Company profile

Company profile


Father of Tokusatsu Eiji Tsuburaya


Early Life

Early Career

When Eiji joined the industry, the Japanese film world was experiencing a sharp rise in popularity, keeping filmmakers busy in day-to-day work. In his spare time, Eiji researched film equipment and developed new filming techniques, in continual pursuit of improvement. Many of the techniques and methods that have become the norm today were devised, developed and established by Eiji Tsuburaya.
Eiji also studied international films closely, incorporating some of the techniques to enhance his own creative style. He focused early on making films using miniatures, as well as synthesis technology that involved the layering of individual strips of film. Highly ambitious, he continuously came up with new special effects techniques that he tested day in and day out. Eiji Tsuburaya was the inventor and leader of Japanese special effects (Tokusatsu) techniques, earning recognition as the "Father of Tokusatsu".

Early career

Father of Tokusatsu

Television Industry &

Television industry
  • Further, Eiji Tsuburaya turned his attention to a new media that was becoming the main source of entertainment for audiences – the television. He created a film production company hoping to captivate TV audiences with the techniques he had developed in film. The company was called "Tsuburaya Visual Effects Productions", the current TSUBURAYA PRODUCTIONS.

    Eiji knew there was no comparison with the movies when it came to screen size, and that television came with the danger of having the channel changed if the viewer grew bored. Thus, he did not compromise with his made-for-TV Tokusatsu works. If he felt at any time the quality of a program was not up to par, he demanded re-edits and re-shoots as he did with his films.

    As a result, his first work of television, Ultra Q, became a hit and created a "monster phenomenon" around Japan. This was followed by the innovative concept of monsters fighting giant heroes in ULTRAMAN and ULTRA SEVEN, two shows designed to be serialized.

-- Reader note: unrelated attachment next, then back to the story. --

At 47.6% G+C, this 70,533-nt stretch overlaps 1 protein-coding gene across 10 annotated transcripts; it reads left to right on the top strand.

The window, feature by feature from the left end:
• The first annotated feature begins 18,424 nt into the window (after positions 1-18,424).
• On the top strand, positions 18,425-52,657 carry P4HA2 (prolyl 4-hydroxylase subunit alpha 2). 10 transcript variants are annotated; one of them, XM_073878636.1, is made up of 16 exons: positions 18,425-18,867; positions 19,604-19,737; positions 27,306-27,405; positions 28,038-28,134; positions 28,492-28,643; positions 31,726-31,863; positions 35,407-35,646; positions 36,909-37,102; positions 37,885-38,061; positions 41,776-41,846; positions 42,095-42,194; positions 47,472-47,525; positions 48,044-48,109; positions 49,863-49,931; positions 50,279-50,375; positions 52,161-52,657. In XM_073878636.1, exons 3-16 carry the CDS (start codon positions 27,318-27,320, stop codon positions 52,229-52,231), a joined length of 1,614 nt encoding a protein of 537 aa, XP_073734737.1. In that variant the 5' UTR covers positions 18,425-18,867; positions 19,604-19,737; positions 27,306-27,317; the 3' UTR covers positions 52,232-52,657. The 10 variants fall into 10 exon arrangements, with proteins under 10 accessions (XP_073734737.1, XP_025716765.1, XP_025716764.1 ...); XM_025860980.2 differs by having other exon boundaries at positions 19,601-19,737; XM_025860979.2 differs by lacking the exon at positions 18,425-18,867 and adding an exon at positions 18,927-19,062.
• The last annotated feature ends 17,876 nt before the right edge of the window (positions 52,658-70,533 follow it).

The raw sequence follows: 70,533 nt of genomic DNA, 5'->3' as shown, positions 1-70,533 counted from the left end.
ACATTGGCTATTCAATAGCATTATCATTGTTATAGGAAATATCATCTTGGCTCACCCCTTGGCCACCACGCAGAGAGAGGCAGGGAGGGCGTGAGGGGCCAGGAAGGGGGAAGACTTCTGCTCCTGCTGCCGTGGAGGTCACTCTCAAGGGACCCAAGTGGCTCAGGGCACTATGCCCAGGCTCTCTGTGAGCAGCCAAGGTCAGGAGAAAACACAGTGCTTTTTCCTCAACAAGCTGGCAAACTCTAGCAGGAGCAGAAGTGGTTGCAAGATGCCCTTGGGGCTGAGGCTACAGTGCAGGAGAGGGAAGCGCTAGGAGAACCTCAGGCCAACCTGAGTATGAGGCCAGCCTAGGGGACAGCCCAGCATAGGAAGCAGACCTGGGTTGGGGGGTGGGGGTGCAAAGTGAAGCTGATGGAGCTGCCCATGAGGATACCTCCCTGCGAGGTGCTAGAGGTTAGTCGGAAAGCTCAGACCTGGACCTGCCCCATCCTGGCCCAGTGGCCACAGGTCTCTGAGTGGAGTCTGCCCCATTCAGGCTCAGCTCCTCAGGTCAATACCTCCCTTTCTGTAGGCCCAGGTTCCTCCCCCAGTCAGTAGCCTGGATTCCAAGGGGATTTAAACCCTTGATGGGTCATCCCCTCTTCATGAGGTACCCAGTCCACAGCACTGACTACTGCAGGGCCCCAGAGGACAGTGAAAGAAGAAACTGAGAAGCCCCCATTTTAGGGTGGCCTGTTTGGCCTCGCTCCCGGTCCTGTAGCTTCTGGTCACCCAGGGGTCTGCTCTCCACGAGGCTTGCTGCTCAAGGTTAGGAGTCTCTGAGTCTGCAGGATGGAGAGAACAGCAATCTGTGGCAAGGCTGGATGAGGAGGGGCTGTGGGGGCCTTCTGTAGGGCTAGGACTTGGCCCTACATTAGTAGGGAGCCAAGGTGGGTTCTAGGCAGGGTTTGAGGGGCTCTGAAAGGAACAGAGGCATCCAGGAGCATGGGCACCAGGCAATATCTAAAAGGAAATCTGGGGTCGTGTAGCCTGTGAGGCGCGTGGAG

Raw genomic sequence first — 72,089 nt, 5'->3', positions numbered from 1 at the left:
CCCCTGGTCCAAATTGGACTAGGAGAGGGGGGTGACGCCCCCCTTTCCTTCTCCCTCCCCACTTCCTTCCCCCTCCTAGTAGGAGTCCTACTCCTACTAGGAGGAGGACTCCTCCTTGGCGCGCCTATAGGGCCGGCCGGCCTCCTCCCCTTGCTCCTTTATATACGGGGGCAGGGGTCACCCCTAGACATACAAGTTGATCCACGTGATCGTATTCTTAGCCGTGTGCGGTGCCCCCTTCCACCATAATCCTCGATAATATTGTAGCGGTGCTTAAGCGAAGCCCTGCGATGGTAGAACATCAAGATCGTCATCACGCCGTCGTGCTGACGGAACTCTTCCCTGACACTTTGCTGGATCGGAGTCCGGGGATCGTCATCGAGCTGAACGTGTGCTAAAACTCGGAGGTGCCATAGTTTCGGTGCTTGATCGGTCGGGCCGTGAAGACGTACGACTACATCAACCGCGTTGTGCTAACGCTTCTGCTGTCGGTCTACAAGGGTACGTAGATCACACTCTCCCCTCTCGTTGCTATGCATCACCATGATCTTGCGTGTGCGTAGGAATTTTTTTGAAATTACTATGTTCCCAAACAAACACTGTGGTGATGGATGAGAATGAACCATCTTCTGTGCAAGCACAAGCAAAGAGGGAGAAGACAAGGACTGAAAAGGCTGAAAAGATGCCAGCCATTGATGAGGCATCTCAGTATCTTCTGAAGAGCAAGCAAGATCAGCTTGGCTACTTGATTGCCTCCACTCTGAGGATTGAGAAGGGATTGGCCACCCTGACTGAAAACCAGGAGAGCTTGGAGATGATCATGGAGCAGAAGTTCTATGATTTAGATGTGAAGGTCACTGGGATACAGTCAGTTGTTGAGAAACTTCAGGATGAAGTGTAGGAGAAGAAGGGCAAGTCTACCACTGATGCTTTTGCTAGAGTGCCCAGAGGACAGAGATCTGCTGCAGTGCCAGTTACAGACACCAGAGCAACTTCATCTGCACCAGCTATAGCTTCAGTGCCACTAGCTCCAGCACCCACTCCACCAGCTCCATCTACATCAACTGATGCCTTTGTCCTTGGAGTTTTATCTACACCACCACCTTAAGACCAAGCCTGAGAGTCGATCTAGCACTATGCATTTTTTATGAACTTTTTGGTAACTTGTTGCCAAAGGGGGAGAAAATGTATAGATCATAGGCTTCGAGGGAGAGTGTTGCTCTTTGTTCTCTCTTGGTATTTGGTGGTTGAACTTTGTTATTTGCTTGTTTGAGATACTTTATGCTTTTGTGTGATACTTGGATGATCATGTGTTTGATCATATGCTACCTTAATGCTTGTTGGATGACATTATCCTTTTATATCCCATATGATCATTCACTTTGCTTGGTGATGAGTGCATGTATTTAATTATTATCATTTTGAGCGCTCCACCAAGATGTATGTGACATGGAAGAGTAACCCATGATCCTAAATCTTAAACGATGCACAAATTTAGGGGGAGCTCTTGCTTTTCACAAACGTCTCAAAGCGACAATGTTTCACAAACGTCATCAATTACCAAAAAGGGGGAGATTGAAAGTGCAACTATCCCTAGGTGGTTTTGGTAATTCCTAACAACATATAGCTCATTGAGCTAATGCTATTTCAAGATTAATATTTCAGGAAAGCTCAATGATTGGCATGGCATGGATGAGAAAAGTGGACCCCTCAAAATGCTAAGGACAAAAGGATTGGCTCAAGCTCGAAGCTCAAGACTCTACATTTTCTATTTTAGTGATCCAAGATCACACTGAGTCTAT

Television industry

Additionally, there were comedy plots involving monsters in the daily lives of children in “Booska, the Friendly Beast”, the blending of Tokusatsu techniques with human drama in “Operation: Mystery!” and an ambitious Tokusatsu work using mechanical miniatures in “Mighty Jack”. Experienced engineers and craftsmen who had studied under Eiji Tsuburaya brought these mesmerizing stories to life.

  • Television industry
  • Even after achieving success in television, Eiji continued to make films on commission and plan new films, working vigorously until he fell ill and passed away in Izu, where he was being treated. He was 68 years old.

    During treatment, he continued to write scripts for “Nippon Hikoki Yaro” and “Kaguya Hime”. He loved Tokusatsu until his final days and never stopped believing in it.

    Eiji's wish was to create works that were not only joyful, but could spark viewers' imaginations, provide hope for the future, and cultivate kindness in young viewers' hearts. His wish and passion are kept alive today, fifty years since TSUBURAYA PRODUCTIONS was founded. The company continues to create works and characters that capture the hearts of viewers around the world.

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